Sunday, May 24, 2020

Salmon Fishing in the Yemen (2011)

Synopsis: Stuffy public servant and go-getter consultant fall in love… while they facilitate a hereditary dictator’s desire to throw precious resources at a grandiose scheme that involves introducing an alien species into his country’s fragile ecosystem. 
Blurb From “A fisheries expert is approached by a consultant to help realize a sheik's vision of bringing the sport of fly-fishing to the desert and embarks on an upstream journey of faith and fish to prove the impossible possible."
What Did I Learn?: 1) a manned mission to Mars is theoretically possible. 2) Anglers are obsessive crazies. 3) A P45 is the official document given to an employee when his services are no longer required by his or her employer. 4) Apparently, fishing is a lot like religion…. This is never really explained or explored beyond a superficial level, but everyone agrees with it. 
You Might Like This Movie If: You get very emotional about salmon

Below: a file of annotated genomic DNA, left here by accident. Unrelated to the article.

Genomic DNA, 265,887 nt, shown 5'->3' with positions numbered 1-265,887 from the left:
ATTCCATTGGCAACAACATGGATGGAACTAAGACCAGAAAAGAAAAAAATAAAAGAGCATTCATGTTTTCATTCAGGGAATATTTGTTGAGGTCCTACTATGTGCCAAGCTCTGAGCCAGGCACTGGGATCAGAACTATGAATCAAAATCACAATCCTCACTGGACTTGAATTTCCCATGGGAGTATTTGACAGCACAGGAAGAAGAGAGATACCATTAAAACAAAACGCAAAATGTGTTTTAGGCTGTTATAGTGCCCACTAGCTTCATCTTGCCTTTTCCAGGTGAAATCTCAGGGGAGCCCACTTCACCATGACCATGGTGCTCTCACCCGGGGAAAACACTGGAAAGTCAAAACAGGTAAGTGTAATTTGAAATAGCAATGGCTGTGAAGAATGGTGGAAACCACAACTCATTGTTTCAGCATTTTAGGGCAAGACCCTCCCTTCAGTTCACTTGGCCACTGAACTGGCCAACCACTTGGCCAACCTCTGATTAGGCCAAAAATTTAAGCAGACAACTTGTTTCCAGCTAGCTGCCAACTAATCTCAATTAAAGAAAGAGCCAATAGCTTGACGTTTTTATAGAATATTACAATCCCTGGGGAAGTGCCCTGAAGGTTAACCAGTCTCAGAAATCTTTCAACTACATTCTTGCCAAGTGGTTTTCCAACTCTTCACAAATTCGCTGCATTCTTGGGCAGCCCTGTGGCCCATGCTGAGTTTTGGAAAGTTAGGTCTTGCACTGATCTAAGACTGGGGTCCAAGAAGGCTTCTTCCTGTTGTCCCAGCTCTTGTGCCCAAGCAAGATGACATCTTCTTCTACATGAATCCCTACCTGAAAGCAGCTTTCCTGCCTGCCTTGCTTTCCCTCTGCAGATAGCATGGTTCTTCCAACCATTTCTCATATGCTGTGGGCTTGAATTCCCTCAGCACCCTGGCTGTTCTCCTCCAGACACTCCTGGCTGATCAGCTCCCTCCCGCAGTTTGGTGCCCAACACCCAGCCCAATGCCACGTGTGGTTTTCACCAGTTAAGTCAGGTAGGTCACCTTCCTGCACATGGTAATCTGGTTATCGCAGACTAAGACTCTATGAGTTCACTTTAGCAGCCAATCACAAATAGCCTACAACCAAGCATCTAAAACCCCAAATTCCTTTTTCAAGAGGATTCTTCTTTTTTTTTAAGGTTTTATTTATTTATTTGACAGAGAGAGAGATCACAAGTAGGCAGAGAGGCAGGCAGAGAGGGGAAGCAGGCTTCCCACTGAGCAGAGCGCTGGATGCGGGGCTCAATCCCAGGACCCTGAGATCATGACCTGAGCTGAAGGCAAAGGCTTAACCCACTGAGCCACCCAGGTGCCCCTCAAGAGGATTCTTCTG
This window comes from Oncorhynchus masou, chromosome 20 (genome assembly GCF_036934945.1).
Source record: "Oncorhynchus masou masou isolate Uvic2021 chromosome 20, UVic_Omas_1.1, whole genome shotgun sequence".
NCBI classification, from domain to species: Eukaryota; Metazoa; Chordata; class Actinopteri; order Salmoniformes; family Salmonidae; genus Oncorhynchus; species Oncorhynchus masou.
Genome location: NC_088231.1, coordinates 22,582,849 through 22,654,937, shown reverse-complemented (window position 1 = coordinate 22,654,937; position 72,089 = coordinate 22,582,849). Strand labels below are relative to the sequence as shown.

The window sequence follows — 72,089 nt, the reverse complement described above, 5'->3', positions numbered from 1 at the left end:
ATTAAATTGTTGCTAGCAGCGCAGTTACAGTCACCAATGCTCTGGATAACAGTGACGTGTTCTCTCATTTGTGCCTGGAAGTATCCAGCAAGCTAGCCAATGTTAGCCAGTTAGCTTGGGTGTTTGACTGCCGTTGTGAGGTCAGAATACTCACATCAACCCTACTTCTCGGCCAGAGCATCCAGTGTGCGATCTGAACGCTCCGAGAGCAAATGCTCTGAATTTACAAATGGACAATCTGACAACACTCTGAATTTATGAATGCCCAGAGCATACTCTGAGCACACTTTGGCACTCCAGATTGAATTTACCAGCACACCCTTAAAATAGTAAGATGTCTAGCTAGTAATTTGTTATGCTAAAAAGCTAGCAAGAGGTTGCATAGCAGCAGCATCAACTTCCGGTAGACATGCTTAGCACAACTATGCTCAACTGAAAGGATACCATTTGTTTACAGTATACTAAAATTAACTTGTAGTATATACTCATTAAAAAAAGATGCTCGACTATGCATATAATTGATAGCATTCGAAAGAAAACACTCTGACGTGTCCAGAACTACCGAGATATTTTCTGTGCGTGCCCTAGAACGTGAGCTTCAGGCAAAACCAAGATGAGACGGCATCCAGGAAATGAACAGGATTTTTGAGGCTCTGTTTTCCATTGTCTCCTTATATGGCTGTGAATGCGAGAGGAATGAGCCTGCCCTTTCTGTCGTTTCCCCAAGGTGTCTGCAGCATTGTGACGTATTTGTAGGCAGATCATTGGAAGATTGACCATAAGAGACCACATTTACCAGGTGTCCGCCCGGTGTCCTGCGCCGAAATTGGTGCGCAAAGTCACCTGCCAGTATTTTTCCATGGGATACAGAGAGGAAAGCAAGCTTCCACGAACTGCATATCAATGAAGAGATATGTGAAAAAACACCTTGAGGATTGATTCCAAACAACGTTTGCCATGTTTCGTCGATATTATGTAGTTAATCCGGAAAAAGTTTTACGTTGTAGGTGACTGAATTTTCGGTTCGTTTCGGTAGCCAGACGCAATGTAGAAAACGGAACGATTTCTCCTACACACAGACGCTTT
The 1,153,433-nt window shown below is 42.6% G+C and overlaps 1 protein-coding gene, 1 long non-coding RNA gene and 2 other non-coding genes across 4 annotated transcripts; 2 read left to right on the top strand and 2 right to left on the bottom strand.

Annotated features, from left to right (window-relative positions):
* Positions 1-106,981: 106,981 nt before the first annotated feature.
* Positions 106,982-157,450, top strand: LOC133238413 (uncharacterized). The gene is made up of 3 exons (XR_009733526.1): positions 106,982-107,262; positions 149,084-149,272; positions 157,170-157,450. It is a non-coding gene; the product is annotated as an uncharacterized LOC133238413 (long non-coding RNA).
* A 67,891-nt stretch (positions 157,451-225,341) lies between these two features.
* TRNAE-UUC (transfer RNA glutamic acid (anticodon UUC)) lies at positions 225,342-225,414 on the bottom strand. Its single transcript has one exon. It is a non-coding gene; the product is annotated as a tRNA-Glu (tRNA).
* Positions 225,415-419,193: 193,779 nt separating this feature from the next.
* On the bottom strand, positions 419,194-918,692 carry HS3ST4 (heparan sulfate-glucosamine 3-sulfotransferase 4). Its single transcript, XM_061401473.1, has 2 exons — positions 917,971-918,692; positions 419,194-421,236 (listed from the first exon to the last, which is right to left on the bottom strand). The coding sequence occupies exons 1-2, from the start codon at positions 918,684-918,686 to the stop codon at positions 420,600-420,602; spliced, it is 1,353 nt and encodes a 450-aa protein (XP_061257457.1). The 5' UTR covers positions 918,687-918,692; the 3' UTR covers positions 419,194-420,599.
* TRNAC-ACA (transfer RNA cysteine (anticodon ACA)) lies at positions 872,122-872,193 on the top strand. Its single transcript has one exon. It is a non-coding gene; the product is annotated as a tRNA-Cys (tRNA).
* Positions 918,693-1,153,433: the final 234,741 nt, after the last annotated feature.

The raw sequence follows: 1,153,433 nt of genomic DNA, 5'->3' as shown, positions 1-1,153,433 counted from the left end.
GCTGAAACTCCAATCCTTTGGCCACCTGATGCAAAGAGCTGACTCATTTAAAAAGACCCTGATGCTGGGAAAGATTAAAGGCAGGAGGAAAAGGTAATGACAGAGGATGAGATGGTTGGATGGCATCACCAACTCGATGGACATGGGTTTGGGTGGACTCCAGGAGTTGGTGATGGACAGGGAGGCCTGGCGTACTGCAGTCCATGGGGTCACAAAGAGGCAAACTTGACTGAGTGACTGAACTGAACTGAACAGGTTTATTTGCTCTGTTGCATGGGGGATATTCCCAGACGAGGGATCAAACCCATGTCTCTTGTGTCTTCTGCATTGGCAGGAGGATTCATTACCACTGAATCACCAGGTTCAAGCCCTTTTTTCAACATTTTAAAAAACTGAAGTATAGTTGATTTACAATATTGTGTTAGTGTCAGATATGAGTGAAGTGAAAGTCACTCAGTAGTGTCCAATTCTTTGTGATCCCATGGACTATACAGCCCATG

Really?: Gee…is spending billions of oil dollars on a plan to divert water into a long-dead river and introduce a non-native species really a wise or responsible investment? The Sheikh claims near the end that it was never about satisfying his desire to fly-fish for salmon, so couldn’t he have at least chosen another species better suited for the country? Along the same lines, it’s also odd that the team manages to hire the engineers who designed the much-maligned Three Gorges Dam in China, and nobody thinks to provide any critical commentary about that project. 
Rating: Salmon Fishing in the Yemen is a nice little romantic comedy, and….that’s about as far as it goes. This film could have been a lot funnier, and a truly biting political satire if it wasn’t cowed by modern-day political correctness (for example, the Sheikh is willing to throw billions of dollars away on a ridiculous vanity project, yet he’s portrayed as a benign purveyor of New Age psychobabble, rather than an egomaniacal narcissist), and if it didn’t make the absurd storyline secondary to the predictable romance that develops between Dr. Jones (McGregor) and Harriet (Emily Blunt).  7/10 stars.

No comments:

Post a Comment

Note: Only a member of this blog may post a comment.